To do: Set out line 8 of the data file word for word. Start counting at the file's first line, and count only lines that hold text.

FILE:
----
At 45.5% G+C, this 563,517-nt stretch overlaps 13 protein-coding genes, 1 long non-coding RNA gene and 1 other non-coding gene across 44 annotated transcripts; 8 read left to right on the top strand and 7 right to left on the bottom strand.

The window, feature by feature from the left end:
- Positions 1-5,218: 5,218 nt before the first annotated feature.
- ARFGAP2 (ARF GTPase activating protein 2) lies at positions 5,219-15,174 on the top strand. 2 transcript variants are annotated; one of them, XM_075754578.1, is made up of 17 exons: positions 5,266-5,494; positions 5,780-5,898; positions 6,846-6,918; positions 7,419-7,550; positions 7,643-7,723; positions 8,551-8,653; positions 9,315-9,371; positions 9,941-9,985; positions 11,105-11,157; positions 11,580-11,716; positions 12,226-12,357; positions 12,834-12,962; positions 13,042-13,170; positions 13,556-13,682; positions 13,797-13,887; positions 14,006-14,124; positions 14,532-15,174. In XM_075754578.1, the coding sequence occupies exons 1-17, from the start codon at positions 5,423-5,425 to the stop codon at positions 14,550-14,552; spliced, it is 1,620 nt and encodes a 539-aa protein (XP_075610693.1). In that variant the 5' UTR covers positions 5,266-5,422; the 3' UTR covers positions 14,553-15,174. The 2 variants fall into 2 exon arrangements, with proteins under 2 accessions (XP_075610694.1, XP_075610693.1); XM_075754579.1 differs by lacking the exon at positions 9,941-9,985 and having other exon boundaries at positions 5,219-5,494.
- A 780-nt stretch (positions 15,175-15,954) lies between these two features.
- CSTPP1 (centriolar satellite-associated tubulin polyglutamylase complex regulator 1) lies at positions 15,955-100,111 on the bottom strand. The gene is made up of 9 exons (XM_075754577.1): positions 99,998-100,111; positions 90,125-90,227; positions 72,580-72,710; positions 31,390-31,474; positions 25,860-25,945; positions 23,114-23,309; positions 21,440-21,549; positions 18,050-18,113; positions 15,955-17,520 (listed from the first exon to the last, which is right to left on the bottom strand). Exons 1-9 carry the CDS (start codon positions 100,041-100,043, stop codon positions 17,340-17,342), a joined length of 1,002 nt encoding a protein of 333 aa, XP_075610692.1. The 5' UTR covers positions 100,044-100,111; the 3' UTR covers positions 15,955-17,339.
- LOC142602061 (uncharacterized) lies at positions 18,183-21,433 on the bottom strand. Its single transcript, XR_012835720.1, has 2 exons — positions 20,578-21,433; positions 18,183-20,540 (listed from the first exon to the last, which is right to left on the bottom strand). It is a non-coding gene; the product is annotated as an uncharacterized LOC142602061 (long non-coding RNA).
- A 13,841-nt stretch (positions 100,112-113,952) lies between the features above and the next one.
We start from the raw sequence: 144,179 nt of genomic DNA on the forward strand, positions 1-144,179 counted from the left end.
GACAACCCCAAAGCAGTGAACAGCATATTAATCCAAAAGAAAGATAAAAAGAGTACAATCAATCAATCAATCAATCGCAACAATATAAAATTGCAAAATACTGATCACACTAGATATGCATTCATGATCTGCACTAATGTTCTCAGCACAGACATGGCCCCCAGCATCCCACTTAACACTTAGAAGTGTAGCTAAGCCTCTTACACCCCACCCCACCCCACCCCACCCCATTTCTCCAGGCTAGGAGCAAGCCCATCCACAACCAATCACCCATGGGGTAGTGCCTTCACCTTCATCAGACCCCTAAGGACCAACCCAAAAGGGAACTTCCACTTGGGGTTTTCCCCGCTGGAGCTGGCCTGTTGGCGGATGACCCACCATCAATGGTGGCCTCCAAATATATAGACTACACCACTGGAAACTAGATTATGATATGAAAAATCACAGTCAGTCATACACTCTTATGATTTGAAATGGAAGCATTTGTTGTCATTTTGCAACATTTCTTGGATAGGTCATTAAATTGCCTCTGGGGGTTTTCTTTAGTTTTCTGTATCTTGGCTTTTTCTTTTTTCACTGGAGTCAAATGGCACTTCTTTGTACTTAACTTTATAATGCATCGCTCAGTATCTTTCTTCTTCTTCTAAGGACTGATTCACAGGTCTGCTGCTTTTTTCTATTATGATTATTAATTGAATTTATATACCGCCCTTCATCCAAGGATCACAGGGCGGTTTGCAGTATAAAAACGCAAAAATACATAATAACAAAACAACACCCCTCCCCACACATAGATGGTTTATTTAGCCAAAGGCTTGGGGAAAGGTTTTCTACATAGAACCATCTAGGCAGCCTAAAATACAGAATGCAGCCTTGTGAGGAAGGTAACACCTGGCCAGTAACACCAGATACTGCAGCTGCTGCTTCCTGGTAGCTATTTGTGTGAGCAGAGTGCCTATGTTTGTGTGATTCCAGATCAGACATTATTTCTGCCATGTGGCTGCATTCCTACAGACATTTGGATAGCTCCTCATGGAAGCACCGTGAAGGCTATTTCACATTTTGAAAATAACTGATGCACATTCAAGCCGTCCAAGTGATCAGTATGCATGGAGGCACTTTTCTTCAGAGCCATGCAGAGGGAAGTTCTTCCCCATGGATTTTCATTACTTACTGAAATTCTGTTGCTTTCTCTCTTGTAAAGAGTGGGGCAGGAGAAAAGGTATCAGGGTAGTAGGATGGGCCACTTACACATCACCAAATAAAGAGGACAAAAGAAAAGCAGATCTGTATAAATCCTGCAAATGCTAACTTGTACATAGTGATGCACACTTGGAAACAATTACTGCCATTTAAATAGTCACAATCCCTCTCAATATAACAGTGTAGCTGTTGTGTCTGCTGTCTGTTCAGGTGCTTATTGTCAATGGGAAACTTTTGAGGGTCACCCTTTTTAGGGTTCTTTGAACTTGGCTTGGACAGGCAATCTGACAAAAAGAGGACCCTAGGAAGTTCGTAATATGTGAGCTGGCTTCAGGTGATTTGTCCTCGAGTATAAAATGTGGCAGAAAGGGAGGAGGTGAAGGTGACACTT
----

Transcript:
- A 13,841-nt stretch (positions 100,112-113,952) lies between the features above and the next one.